This week’s emergency exercise involving the release of toxic chemicals did more than turn a lot of heads during rush hour. It gave first responders real-life experience in dealing with dangerous situations.

“Things worked out very, very well,” said Rand Hooton, chairman of the Local Emergency Planning Committee (LEPC). “Everyone was very satisfied with the results.”

The drill took place Tuesday and involved a panel truck which was supposed to be carrying paraquat dichloride - a chemical categorized as very hazardous. The truck was involved in an accident and the county’s preparedness was put to the test.

“The chemical is an herbicide which is commonly used by local farmers. It is also very dangerous and takes only a bit to cause harm or even be fatal,” Hooton said. “In our scenario it was hit by another vehicle and the 500 gallons of chemical were compromised.”

The exercise was staged in the old Jay C parking lot at 5 p.n. Tuesday. Greensburg Police cordoned off the area while EMS got ready to help the victims and the Greensburg Fire Department weighed its rescue options.

“The best part of a drill like this is it shows us our firefighters are trained well enough to know what situations they can handle and which ones need outside help,” Hooton said. “None of them rushed into a place they shouldn’t have. They took their time, assessed the damage and most importantly, learned about the hazardous substance in play.”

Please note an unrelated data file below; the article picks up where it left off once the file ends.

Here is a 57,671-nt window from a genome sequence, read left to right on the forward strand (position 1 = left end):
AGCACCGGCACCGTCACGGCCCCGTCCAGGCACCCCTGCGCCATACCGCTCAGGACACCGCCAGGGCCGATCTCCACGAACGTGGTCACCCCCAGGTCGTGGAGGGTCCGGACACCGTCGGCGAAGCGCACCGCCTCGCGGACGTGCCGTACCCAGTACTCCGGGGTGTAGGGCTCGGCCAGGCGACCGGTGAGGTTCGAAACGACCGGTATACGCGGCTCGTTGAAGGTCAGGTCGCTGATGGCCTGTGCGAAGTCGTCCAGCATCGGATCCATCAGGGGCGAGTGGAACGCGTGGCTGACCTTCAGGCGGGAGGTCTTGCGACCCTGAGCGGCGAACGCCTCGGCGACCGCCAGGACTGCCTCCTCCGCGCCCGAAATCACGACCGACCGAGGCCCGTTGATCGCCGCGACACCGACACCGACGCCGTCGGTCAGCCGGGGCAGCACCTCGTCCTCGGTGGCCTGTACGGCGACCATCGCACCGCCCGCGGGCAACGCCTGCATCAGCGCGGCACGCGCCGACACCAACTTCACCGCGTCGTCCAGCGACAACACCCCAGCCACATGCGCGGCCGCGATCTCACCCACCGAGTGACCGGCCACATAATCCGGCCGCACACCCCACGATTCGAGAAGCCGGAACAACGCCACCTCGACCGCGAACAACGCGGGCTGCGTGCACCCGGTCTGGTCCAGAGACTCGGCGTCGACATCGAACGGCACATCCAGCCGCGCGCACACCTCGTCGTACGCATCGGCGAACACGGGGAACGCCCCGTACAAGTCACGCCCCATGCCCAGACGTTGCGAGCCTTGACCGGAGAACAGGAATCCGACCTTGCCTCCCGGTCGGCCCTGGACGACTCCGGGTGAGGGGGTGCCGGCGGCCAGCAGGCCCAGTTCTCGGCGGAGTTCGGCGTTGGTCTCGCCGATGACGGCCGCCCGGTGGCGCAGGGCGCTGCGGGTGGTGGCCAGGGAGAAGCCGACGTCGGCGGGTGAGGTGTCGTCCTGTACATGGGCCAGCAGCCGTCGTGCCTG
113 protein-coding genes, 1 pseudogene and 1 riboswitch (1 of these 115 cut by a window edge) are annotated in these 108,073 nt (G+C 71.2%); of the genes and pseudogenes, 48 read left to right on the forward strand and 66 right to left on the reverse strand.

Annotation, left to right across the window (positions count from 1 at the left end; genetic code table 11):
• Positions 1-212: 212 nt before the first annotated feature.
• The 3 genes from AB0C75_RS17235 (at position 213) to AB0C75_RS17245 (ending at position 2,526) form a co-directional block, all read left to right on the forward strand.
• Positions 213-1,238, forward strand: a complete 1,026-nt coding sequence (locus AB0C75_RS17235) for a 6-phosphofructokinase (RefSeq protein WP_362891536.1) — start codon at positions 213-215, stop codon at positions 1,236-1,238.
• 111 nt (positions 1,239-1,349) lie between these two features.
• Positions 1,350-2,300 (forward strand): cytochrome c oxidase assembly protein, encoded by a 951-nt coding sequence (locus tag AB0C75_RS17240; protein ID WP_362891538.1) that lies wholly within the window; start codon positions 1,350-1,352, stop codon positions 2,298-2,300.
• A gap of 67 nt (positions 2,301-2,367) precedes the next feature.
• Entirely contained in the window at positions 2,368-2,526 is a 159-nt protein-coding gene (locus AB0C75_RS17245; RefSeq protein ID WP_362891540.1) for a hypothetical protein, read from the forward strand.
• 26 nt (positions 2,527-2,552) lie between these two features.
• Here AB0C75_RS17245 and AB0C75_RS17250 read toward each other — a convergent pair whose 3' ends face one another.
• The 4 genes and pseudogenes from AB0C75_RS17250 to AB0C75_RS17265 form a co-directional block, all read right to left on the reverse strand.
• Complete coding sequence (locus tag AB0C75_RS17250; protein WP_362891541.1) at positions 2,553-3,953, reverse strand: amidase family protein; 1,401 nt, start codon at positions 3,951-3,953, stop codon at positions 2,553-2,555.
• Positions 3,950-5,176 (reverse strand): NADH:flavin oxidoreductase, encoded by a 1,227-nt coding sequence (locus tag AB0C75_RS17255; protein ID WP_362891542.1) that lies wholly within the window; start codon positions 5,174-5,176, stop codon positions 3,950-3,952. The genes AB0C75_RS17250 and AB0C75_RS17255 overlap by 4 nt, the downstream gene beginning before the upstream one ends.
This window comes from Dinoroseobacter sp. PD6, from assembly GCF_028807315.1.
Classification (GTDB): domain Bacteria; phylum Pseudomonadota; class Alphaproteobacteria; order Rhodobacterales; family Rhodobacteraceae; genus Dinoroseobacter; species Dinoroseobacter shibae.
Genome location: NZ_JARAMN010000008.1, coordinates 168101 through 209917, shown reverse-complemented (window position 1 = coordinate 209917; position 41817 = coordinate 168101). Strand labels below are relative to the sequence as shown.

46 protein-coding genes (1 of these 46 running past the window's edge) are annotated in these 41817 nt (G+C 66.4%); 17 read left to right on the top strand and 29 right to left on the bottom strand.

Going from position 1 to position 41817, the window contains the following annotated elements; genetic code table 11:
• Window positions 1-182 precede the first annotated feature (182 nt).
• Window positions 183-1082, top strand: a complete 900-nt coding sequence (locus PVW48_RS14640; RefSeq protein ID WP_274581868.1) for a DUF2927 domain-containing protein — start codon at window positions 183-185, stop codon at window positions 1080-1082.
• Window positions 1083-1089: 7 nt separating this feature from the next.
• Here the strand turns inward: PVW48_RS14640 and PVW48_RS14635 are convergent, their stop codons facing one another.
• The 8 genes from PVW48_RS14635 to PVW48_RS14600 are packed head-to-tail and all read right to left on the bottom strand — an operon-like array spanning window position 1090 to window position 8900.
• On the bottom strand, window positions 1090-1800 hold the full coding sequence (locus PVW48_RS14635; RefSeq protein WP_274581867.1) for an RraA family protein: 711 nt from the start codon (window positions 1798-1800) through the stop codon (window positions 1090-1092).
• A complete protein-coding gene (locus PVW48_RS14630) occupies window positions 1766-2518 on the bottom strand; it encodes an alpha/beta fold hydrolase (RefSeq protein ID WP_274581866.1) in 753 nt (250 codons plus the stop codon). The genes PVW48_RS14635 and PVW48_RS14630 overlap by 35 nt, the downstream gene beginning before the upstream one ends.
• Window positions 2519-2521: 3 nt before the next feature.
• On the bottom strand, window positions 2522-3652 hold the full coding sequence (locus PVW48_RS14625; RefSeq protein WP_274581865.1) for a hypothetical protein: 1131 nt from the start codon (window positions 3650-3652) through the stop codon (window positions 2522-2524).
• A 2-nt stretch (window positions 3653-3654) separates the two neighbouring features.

Aside from the on-scene activities the exercise tested a number of other factors as well. More than 15 agencies, from media to the Greensburg Wastewater Department needed to be contacted and all had roles to play.

“If things were ever really to get out of hand, a lot of departments most people wouldn’t think of would need to be called,” Hooton said. “Even simple things like record keeping and cutting checks need to be planned for.”

Overall, Hooton found it relatively easy to get everyone involved.

“Just about all of them came to the scene or responded to the emergency operations center we had set up at the fire department,” he said. “We did find we had a few bad phone numbers but that’s what this does. It shows us not only what we know but what we don’t know.”

Another component was the roll out of the Greensburg Fire Department’s decontamination equipment. They purchased the gear with the help of the Emergency Management Agency and its director Iris Wilhoit.

“She was instrumental in getting us this through grant money,” said Firefighter Andy Witkemper. “Without her, we wouldn’t have any of this equipment.”

Once the exercise wrapped up, most of those involved recessed back to the GFD for a debriefing. The news was very positive.

“I thing we are in really good shape countywide,” Hooton said. “We have some very talented and capable people taking care of us.”


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